DX: You’re in a time slot that has more or less been vacant since Arsenio Hall’s show was canceled. Did anything in particular make you want to include Dogg After Dark as part of this deal?
Snoop Dogg: Because I know MTV is the king of media, as far as visibility. What better way to capitalize than to take some time on a network that everybody tends to watch? We can put some TV on that’s completely different with me hosting. We get a lot of celebrities and I’m getting my favorites to make it look like the best thing that TV’s seen in the last 20 or 30 years.
DX: Going back 20 to 30 years ago, entertainers like Richard Pryor and Flip Wilson laid the blueprint for this kind of show. As a fan of both, what elements of their shows did you incorporate into yours?
Snoop Dogg: They both were inspiring to me as a youngster seeing them play characters. To take their show to the movie screen and back to the TV screen was definitely inspiring to me. I’m not half as funny as they are, ’cause they were natural comedians. I’m just trying to get in where I fit in and add my niche to the table. I just wanna give them respect and honors for what they did, because they inspired me to do what I’m doing.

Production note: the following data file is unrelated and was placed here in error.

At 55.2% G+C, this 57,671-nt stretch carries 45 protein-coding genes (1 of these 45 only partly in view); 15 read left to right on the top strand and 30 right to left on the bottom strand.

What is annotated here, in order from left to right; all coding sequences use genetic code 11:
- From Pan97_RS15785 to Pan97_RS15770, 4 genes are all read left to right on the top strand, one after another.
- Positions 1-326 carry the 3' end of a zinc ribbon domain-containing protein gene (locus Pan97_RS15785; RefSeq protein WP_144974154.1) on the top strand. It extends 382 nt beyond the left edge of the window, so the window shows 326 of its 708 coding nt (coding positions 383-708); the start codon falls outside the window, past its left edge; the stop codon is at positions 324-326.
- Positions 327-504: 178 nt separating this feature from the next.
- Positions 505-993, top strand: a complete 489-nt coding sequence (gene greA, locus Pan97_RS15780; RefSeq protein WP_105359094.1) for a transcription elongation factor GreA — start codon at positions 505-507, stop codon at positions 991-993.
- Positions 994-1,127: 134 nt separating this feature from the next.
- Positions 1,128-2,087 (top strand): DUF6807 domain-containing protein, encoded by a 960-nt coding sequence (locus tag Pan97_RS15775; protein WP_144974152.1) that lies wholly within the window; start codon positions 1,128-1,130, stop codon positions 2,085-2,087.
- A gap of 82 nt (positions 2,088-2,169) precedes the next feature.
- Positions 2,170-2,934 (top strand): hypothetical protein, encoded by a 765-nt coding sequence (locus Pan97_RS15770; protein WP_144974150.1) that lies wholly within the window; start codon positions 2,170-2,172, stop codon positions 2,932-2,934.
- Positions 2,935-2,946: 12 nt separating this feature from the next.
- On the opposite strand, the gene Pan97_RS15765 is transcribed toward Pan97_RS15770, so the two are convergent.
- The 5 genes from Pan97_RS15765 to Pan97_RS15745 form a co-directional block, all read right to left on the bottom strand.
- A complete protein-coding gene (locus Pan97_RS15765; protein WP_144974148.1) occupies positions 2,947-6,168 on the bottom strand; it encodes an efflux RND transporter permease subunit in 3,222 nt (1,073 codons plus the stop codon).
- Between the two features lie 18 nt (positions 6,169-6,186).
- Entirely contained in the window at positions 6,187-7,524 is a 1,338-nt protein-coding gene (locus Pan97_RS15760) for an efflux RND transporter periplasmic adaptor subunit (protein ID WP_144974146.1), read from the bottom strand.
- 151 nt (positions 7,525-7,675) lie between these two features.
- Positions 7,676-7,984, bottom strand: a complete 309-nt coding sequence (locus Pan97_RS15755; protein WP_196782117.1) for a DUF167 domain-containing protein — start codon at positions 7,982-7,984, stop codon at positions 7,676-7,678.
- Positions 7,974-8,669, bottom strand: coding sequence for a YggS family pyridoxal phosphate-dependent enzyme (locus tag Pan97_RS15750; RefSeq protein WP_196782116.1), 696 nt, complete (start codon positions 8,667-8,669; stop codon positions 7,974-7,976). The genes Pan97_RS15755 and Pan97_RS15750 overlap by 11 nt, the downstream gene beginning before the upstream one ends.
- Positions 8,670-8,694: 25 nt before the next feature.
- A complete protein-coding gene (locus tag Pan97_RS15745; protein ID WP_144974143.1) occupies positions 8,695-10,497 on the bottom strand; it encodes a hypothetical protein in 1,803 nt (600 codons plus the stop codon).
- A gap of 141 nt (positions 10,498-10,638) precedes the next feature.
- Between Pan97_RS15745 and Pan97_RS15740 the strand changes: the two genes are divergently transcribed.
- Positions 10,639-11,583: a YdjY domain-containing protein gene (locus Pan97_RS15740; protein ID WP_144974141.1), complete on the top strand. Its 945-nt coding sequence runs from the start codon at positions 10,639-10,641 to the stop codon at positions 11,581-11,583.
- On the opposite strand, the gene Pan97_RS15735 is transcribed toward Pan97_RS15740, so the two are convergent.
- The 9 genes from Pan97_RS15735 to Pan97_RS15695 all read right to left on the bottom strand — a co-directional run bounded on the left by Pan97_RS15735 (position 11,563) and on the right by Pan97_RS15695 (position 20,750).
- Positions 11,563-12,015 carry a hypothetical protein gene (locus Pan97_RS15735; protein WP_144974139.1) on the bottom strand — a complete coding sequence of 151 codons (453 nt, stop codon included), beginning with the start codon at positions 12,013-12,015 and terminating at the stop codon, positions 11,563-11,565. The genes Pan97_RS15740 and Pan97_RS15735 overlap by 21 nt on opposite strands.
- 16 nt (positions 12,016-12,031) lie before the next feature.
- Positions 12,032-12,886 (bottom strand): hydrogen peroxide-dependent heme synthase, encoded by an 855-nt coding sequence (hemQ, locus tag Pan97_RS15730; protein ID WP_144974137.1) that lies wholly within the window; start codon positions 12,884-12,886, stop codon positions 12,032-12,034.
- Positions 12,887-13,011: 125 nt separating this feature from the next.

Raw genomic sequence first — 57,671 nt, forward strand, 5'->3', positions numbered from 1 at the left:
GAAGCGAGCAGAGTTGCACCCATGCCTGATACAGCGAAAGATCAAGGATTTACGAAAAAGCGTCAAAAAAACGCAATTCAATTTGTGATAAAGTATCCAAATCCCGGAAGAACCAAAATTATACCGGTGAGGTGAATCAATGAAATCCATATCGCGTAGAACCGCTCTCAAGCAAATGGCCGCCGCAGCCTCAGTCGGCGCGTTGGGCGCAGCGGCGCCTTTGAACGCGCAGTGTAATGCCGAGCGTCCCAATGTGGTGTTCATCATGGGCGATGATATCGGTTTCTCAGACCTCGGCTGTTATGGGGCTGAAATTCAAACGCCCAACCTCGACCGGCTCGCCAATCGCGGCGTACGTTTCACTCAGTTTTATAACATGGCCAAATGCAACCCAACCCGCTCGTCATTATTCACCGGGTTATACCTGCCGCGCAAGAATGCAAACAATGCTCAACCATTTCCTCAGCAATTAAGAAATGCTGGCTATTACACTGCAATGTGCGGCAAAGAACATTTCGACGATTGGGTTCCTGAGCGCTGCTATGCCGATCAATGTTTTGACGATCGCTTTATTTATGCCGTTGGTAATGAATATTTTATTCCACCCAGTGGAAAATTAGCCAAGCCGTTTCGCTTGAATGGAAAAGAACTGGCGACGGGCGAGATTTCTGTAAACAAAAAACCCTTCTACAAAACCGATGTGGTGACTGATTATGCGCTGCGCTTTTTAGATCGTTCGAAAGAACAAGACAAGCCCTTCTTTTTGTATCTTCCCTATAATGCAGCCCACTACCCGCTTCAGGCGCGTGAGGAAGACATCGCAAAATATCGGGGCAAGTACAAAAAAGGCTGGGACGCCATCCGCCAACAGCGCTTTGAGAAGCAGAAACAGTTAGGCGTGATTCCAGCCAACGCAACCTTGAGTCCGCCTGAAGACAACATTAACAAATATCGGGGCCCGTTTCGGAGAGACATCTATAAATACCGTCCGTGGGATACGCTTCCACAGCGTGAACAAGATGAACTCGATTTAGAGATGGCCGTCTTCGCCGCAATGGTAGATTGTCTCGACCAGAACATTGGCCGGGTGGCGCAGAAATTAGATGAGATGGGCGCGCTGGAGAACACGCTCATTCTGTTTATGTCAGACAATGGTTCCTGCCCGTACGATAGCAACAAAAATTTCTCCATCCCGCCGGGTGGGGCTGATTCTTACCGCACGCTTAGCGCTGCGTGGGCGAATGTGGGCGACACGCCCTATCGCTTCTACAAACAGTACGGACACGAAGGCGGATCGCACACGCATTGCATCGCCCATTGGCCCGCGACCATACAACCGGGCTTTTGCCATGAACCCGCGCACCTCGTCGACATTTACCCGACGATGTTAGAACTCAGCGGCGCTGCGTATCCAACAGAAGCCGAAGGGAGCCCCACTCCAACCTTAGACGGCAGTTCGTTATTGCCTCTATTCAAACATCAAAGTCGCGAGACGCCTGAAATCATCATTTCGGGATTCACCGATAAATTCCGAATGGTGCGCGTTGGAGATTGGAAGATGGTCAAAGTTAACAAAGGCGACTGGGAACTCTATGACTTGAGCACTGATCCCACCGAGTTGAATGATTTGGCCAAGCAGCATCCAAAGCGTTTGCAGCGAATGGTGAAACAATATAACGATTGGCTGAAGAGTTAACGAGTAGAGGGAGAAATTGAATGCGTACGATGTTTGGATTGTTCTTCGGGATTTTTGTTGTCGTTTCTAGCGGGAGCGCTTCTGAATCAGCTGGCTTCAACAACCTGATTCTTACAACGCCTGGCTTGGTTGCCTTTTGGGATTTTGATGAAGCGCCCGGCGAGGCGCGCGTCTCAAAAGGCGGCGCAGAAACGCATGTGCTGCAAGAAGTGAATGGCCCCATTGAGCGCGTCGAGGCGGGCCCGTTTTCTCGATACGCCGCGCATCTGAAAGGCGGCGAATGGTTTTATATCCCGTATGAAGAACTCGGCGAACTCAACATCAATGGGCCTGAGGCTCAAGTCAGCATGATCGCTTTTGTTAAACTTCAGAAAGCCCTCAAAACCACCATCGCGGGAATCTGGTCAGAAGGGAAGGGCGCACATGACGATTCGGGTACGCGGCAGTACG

DX: Does the light-hearted variety format have better chances of success since times are so hard?
Snoop Dogg: Yeah, ’cause my personality is like that anyway. It’s about movin’ and groovin’ and not being in one spot. So my show couldn’t be like [Jay] Leno, [David] Letterman or [Jimmy] Kimmel with me sitting behind a desk, interviewing a guest and drinking a cup of water. That would be boring. My thang gotta be movin’ and groovin’ and flowin’. I’m constantly having new, up and coming guests and also having old school actors like Fred Williamson, who was The Hammer. He paved the way for black actors and directors. Then we’ll let a young artist like Soulja Boy [click to read] get down. That’s what we do-we appeal to everybody.
DX: A lot of artists aren’t doing 360 deals, because it gives the label a part of your touring income. What made this deal work in your favor?
Snoop Dogg: Because this doesn’t affect my touring. My touring deal has nothing to do with this. This is just an asset to help my touring, because MTV is global. They’re probably one of the only networks that’s in every country-MTV Japan, MTV Europe, MTV Africa, MTV everywhere.
For them to be down with me just takes my visibility and my awareness level to the next level. It also says that two great powers are coming together, and everybody always loves when two great powers come together. It doesn’t matter if it’s Superman and Batman or whoever else it is. They just love seeing two great powers come together.
DX: And they’re also looking for a way to incorporate this into Rock Band right?